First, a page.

JUNE 26, 2017
It was not long after we got onto the bus last year after our first spring trip to DC and Gettysburg with our 8th graders that we began planning for the trip’s 2017 version. What was not discussed at that point was the likelihood that I’d end up at the National Conference for National History Day the week after. In fact, I hardly knew about NHD at that point.
Some time over the summer I came across National History Day, researching what it was and what it entailed. We have an “extensions” course at our school that allows us to teach another class that branches out from our disciplines but helps to refine the skills that would help students in any class. National History Day seemed to fit that mold more than most other possibilities so we ran with it. Simultaneously, the opening stages of the spring trip began with surveys sent out to parents and kids gauging interest, a proposal to the School Committee for approval, and an overwhelmingly large amount of emails and requests for funding that would support our students at Hanscom MS.
Our school sits on Hanscom Air Force Base, serving only students who live at the base, meaning their parents are either actively serving in one of the branches or are retired from one. Despite the national adoration of soldiers in recent years, their paychecks vary greatly, so having financial aid support is more of a must than a hope in our school for larger excursions like this. Being a small school, our per student costs typically are also higher, so that financial support is not always for individual aid as much as group aid to reduce the overall cost. Between a DonorsChoose fundraiser, a parent-led fundraiser at school, and several requests to supportive organizations, we raised about $10,000 for a trip that would cost us as a group close to $40,000. This was about the beginning of November and I was already wearing down.
One other challenge to our school is that our kids are by nature transient. The military puts their parents where they are needed, not necessarily when it’s most convenient. So despite being the second year in a row doing this, the carryover effect isn’t as strong at our school because about half the kids who went last year don’t even live on our base anymore. In fact, one of the hardest moments last year was pulling into the school’s lot about 11:30 at night and seeing one of our kids break down in tears as the bus stopped. It was her last day at Hanscom. She had to move the next day. We have lots of those moments at our school and in the culture we teach in. As such, we had to convince a whole new set of families not only that this trip would be great for their kids, but that we would also be able to help them get the price down enough to be more affordable. With all that effort, we met our minimum-required number of travelers on our very last day to do it. So the trip was on!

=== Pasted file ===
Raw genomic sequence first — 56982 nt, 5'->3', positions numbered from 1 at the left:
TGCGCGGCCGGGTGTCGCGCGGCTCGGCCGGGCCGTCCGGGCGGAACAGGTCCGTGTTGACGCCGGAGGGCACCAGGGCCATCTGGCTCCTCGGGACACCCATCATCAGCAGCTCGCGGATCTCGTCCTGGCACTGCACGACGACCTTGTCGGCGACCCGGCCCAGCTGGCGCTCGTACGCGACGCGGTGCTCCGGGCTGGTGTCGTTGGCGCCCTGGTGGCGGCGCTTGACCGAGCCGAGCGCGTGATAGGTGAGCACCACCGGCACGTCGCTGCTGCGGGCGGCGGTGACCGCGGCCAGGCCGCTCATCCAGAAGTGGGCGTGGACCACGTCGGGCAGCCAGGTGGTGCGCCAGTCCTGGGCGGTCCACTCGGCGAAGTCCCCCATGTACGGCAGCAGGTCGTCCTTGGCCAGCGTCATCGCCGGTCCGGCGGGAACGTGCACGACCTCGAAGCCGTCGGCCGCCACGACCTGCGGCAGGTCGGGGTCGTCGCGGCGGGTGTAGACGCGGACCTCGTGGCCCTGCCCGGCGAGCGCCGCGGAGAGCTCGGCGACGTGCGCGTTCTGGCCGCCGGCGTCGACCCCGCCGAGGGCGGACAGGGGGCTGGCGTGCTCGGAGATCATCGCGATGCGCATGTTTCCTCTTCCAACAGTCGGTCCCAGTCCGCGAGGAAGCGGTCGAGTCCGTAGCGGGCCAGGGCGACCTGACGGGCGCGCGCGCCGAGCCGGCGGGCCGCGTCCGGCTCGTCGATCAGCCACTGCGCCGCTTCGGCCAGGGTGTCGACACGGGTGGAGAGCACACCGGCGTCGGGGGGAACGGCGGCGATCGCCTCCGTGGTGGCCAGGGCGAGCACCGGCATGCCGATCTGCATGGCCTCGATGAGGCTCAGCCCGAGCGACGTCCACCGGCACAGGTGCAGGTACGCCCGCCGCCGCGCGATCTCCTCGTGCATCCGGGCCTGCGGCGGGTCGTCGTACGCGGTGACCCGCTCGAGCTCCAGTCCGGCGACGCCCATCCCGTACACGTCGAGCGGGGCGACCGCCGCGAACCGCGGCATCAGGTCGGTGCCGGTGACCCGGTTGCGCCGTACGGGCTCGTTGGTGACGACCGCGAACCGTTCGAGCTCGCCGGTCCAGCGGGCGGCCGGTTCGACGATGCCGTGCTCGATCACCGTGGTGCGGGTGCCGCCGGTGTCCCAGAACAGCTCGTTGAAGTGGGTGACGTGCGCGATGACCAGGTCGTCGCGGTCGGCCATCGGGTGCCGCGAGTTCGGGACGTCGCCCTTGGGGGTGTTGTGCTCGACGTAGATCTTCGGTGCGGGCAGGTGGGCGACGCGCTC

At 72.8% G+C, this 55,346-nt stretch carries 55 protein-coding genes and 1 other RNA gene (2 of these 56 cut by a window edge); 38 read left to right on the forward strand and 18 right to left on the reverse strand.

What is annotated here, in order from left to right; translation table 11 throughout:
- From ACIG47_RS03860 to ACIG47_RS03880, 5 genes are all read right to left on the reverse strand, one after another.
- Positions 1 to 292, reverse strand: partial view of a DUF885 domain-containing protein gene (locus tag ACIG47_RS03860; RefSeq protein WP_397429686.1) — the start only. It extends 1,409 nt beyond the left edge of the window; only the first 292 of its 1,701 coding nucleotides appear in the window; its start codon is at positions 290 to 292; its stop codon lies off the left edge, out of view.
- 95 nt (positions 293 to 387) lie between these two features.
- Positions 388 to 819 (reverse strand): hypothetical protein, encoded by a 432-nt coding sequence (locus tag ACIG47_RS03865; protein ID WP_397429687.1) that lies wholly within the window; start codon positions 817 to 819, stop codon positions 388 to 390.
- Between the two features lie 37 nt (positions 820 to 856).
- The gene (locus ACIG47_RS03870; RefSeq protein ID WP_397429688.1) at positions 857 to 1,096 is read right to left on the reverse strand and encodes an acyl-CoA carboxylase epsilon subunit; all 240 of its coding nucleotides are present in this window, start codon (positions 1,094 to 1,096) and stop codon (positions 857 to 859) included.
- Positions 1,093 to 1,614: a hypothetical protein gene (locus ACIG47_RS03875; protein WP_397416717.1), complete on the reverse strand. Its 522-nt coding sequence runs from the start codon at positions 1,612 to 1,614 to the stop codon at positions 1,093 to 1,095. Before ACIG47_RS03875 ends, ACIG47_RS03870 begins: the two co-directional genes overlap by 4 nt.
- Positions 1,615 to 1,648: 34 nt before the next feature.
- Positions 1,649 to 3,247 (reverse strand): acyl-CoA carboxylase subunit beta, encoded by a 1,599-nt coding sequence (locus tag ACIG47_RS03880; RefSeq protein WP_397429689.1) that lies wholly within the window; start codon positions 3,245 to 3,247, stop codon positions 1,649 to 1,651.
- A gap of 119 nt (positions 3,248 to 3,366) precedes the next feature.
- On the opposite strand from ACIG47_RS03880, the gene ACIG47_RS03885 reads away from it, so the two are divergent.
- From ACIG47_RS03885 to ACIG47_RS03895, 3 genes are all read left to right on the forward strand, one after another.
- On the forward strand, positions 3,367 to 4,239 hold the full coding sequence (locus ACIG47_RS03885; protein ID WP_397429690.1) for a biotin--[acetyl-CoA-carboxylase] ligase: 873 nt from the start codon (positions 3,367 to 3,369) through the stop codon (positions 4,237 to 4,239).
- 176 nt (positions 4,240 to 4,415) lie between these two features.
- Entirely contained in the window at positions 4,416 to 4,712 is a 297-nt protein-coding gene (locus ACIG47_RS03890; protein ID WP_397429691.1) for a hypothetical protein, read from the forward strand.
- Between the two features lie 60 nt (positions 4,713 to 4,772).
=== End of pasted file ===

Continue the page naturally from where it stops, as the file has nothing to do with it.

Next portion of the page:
National History Day was picking up steam in school. After about a month or so into the project competition the kids started to realize it wasn’t as far off as they thought (or at this point potentially hoped).. Dedication varied. Some students realised they needed new partners; others worked tirelessly to perfect their project; while others missed school to meet with the local historical society. It was getting real.
In late January my co-teacher and I hosted our school’s first ever competition, and I made sure to let everyone know. Other staff were invited to serve as judges; district administrators were invited to come to our breakout space and the classrooms where we hosted documentaries. Parents, too, took time off from work to come see our small class of thirty-four 8th grade students put on two group performances, produce two documentaries, write one historical paper, and create six exhibits. Some turned out great, some were okay, some not so great, but in the end every student walked out of that competition with the satisfaction of having completed the project, receiving clear feedback that would help them on any class assignment, social studies or not. Three would move on to the district competition taking place that next month.
During this time, the spring trip also picked up momentum. While two students moved out of HAFB, three more moved in and all wanted to go. We blew past our minimum number of travelers and now were scheduled to take nearly our entire class of now thirty-seven students. We sought out some bonuses to our itinerary: Pentagon tour and tour of the White House. And we reached out to Congressman Moulton, veteran of the Marine Corps, about meeting us while in DC. All that seemed left was to actually go on the trip.